Indigenous Peoples, Virginia Indians, and Alexandria
Indigenous Peoples, Virginia Indians, and Alexandria
For thousands of years before the arrival of Europeans and the founding of Alexandria in 1749, Indians seasonally lived in and traveled through the lands that would become the City of Alexandria. Just upriver from Alexandria, the river tumbles over a series of cataracts known as Great Falls, its last obstacle to the Chesapeake Bay. These falls form a barrier to fish traveling upstream to spawn each year, which in turn makes the area just downstream a good fishing and camping ground and one used by indigenous people for millennia.
The Potomac River borders and connects the lands and people of Alexandria and Virginia to Maryland and Washington, D. C. and today encompasses over a dozen federal and state recognized tribes and nations. Federally recognized tribes and nations in Virginia include the Pamunkey, Chickahominy, Chickahominy Eastern Division, Upper Mattaponi, Rappahannock, Monacan, and Nansemond. Virginia’s state recognized tribes and nations are the Cheroenhaka (Nottoway), Chickahominy, Chickahominy Eastern Division, Mattaponi, Monacan, Nansemond, Nottoway, Pamunkey, Patawomeck, Rappahannock, Upper Mattaponi. The Piscataway Indian Nation, the Piscataway Conoy Tribe, and the Accohannock Indian Tribe have state recognition in Maryland.
Despite the past 250 years of construction and development, remnants of the Native American past still remain buried within the city. To date, archaeologists have identified more than 30 sites containing Indian artifacts and features and have registered them with the Virginia Department of Historic Resources. The types of artifacts discovered in Alexandria indicate that Indians visited the area beginning about 13,000 years ago.
Traditionally, archaeologists in the region have divided the Native American past into three major periods: Paleo-Indian (ca. 15,000 BCE - 8,00 BCE), Archaic (ca. 8,00 BCE - 1,000 BCE) and Woodland (ca. 1,000 BCE - 1,600 CE). The arrival of Europeans in large numbers during the 17th century marks the beginning of what archaeologists define as the Contact Period.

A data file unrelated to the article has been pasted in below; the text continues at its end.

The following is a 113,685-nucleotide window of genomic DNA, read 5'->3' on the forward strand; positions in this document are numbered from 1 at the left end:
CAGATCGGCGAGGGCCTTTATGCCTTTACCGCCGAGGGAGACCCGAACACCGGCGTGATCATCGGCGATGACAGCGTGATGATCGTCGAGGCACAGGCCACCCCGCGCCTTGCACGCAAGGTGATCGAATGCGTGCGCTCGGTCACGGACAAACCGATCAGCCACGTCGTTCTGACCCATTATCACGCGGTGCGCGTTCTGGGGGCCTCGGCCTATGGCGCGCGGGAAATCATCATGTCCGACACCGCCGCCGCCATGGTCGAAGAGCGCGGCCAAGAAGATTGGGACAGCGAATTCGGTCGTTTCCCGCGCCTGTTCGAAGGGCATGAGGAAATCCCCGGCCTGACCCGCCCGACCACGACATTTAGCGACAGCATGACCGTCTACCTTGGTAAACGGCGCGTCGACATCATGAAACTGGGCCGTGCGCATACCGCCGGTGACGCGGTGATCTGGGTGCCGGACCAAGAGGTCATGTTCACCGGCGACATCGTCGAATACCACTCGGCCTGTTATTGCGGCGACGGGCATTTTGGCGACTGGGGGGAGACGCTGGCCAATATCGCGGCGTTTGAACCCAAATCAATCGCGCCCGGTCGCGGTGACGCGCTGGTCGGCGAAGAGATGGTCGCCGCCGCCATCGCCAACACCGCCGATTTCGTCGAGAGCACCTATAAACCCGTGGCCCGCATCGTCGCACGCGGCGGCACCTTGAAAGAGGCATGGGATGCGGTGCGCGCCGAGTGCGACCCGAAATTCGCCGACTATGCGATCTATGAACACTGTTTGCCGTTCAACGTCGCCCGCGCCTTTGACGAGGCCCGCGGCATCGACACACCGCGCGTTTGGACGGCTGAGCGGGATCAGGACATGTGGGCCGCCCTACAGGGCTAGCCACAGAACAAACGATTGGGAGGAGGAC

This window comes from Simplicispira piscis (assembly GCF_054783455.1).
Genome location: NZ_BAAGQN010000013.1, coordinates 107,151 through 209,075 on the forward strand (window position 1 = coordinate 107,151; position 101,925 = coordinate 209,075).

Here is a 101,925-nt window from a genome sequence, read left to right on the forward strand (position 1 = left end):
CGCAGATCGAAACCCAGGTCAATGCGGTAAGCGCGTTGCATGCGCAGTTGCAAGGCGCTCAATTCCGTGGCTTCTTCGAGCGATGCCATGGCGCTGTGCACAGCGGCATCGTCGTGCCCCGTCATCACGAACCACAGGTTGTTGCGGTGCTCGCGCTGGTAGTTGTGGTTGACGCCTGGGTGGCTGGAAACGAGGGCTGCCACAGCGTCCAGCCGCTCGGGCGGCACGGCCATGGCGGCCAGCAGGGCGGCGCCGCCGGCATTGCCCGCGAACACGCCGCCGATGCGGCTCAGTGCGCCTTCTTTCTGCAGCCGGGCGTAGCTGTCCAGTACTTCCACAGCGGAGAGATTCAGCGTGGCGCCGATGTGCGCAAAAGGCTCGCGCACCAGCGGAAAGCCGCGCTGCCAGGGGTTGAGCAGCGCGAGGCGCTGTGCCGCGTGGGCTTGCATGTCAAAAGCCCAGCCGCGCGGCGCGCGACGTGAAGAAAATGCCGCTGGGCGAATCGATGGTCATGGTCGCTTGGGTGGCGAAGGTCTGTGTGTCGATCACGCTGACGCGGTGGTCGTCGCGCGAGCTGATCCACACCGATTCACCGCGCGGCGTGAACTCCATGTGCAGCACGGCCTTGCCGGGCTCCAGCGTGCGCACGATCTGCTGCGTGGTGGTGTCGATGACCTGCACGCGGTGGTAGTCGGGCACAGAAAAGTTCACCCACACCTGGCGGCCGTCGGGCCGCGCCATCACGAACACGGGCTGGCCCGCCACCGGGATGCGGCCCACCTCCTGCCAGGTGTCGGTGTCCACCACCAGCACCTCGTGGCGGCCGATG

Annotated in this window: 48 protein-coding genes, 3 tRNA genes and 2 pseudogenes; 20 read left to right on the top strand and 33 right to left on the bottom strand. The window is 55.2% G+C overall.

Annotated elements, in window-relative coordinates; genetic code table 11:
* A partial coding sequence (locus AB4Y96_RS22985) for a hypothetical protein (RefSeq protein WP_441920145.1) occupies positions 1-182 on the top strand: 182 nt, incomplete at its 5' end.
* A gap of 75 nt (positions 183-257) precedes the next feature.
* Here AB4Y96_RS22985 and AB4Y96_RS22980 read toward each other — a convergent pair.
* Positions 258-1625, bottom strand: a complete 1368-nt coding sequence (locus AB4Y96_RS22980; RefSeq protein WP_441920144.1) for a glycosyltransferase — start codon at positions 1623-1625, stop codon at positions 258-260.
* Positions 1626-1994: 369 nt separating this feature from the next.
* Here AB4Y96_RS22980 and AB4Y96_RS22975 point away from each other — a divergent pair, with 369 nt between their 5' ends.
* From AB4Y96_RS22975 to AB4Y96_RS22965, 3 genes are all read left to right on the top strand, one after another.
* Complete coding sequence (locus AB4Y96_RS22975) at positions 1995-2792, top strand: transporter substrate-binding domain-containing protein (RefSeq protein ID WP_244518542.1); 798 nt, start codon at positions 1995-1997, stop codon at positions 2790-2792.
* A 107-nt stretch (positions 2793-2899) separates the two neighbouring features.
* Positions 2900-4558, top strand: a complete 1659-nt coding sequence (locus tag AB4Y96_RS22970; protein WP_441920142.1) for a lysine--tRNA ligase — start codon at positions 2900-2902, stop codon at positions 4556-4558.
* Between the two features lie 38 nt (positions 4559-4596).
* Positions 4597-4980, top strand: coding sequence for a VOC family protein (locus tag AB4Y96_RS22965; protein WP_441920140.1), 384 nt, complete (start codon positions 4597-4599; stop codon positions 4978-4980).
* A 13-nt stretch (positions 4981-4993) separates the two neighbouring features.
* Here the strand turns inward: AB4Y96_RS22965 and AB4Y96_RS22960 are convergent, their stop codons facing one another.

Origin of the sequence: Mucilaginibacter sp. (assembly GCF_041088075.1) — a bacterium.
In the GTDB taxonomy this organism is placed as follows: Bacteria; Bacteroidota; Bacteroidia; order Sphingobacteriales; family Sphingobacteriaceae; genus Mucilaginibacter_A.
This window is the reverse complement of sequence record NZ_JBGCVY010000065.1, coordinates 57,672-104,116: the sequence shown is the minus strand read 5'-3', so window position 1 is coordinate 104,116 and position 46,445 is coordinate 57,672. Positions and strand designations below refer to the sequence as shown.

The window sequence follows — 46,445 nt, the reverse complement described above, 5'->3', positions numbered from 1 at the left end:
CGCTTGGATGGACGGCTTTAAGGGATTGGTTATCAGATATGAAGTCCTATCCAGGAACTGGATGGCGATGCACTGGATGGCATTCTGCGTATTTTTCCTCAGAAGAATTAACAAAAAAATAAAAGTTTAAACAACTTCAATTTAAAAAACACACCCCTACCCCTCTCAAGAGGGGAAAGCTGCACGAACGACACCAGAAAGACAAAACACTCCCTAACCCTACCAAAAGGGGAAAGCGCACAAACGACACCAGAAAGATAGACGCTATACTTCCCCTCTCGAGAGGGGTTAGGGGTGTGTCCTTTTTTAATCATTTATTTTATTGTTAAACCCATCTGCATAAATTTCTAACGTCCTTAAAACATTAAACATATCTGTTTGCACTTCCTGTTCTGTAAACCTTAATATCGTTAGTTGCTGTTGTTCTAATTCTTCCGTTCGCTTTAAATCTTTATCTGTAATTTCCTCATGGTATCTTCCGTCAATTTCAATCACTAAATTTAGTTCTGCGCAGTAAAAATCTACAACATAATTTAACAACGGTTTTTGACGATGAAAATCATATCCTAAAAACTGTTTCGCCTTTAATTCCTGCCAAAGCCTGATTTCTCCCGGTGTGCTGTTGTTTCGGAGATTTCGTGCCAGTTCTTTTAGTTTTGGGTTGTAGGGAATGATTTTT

- Learn more about Archaeology and Alexandria’s First People and see a list of site reports for sites with Indian artifacts and features.
In the summer of 1608, John Smith embarked on two voyages around the Chesapeake Bay and up many of its tributaries in order to survey the area, determine the extent of the bay, make contact with the people already living there, and identify any resources the English might exploit. On June 16, Smith and fourteen others from the Jamestown settlement entered the Potomac River in a small barge. Over the course of a few weeks, they made their way as far up the river as Great Falls, where the river becomes unnavigable, before returning back to Jamestown. Learn more about John Smith’s expedition.
Regional Tribes and Information
Local Place Names
Potomac was one of two Algonquian words for the river forming the northern boundary of Virginia, and may have meant "great trading place," "place where people trade," or “something brought.” The Potomac's common spelling through the 18th century was “Patowmack,” but has taken other forms over the years (“Patawomeke," "Patawomeck"). The river derives its name from an Indian village on its southern bank, the home of the Patawomeke people. Following the founding of Jamestown, the Patawomeke began a friendly relationship with the English. However, soon after, white settlers forced the tribe from their land and resources. Today, their descendants, the Patawomeck, still live close to the original village in Stafford County and are one of Virginia’s state recognized tribes.
The Occoquan River is a tributary of the Potomac River in Northern Virginia, where today it serves as part of the boundary between Fairfax and Prince William counties, and also the location of the town of Occoquan. The Occoquan River Valley region was settled by the Dogue Indians who named the area “Occoquan” meaning “at the head of the water” or "at the end of the water."
Dogue [Dohg] & Tauxenant [TUX–eh–nint]